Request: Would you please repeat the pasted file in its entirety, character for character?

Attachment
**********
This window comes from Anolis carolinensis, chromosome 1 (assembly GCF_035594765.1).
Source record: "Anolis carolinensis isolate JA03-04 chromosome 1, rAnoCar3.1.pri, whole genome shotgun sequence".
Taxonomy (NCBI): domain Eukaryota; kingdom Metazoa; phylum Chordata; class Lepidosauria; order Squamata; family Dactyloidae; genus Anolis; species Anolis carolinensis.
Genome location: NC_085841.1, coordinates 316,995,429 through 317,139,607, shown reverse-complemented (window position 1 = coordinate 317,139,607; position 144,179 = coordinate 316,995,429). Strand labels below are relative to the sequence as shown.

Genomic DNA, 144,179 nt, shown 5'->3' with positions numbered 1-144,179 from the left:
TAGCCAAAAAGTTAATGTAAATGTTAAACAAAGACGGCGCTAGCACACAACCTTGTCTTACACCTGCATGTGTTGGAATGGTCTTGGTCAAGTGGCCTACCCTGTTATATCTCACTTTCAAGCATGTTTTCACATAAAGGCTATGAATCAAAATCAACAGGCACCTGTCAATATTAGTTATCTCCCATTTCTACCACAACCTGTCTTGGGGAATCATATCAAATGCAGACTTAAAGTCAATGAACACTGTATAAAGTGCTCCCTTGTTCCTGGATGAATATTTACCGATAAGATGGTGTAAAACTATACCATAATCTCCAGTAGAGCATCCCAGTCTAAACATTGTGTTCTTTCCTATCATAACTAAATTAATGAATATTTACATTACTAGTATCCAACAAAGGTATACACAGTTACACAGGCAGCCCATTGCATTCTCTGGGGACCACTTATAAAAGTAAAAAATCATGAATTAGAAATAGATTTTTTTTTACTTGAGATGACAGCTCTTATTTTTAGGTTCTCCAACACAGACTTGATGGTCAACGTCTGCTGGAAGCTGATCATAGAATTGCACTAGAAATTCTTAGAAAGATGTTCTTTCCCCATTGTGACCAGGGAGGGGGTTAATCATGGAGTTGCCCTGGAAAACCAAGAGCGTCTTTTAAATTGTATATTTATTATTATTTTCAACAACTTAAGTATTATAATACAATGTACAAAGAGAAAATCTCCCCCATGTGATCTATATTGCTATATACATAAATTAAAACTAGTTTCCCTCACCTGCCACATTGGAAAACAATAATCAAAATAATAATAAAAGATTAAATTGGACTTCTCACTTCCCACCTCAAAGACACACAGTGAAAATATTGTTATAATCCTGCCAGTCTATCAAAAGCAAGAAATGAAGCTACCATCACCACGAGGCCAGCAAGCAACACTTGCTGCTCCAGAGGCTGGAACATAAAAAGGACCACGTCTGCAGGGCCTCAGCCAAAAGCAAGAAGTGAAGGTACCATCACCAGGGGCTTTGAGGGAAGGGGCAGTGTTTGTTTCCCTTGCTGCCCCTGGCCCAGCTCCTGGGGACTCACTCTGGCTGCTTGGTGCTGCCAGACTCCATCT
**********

This window comes from Anolis carolinensis, chromosome 1 (assembly GCF_035594765.1).
Source record: "Anolis carolinensis isolate JA03-04 chromosome 1, rAnoCar3.1.pri, whole genome shotgun sequence".
Taxonomy (NCBI): domain Eukaryota; kingdom Metazoa; phylum Chordata; class Lepidosauria; order Squamata; family Dactyloidae; genus Anolis; species Anolis carolinensis.
Genome location: NC_085841.1, coordinates 316,995,429 through 317,139,607, shown reverse-complemented (window position 1 = coordinate 317,139,607; position 144,179 = coordinate 316,995,429). Strand labels below are relative to the sequence as shown.

Genomic DNA, 144,179 nt, shown 5'->3' with positions numbered 1-144,179 from the left:
TAGCCAAAAAGTTAATGTAAATGTTAAACAAAGACGGCGCTAGCACACAACCTTGTCTTACACCTGCATGTGTTGGAATGGTCTTGGTCAAGTGGCCTACCCTGTTATATCTCACTTTCAAGCATGTTTTCACATAAAGGCTATGAATCAAAATCAACAGGCACCTGTCAATATTAGTTATCTCCCATTTCTACCACAACCTGTCTTGGGGAATCATATCAAATGCAGACTTAAAGTCAATGAACACTGTATAAAGTGCTCCCTTGTTCCTGGATGAATATTTACCGATAAGATGGTGTAAAACTATACCATAATCTCCAGTAGAGCATCCCAGTCTAAACATTGTGTTCTTTCCTATCATAACTAAATTAATGAATATTTACATTACTAGTATCCAACAAAGGTATACACAGTTACACAGGCAGCCCATTGCATTCTCTGGGGACCACTTATAAAAGTAAAAAATCATGAATTAGAAATAGATTTTTTTTTACTTGAGATGACAGCTCTTATTTTTAGGTTCTCCAACACAGACTTGATGGTCAACGTCTGCTGGAAGCTGATCATAGAATTGCACTAGAAATTCTTAGAAAGATGTTCTTTCCCCATTGTGACCAGGGAGGGGGTTAATCATGGAGTTGCCCTGGAAAACCAAGAGCGTCTTTTAAATTGTATATTTATTATTATTTTCAACAACTTAAGTATTATAATACAATGTACAAAGAGAAAATCTCCCCCATGTGATCTATATTGCTATATACATAAATTAAAACTAGTTTCCCTCACCTGCCACATTGGAAAACAATAATCAAAATAATAATAAAAGATTAAATTGGACTTCTCACTTCCCACCTCAAAGACACACAGTGAAAATATTGTTATAATCCTGCCAGTCTATCAAAAGCAAGAAATGAAGCTACCATCACCACGAGGCCAGCAAGCAACACTTGCTGCTCCAGAGGCTGGAACATAAAAAGGACCACGTCTGCAGGGCCTCAGCCAAAAGCAAGAAGTGAAGGTACCATCACCAGGGGCTTTGAGGGAAGGGGCAGTGTTTGTTTCCCTTGCTGCCCCTGGCCCAGCTCCTGGGGACTCACTCTGGCTGCTTGGTGCTGCCAGACTCCATCT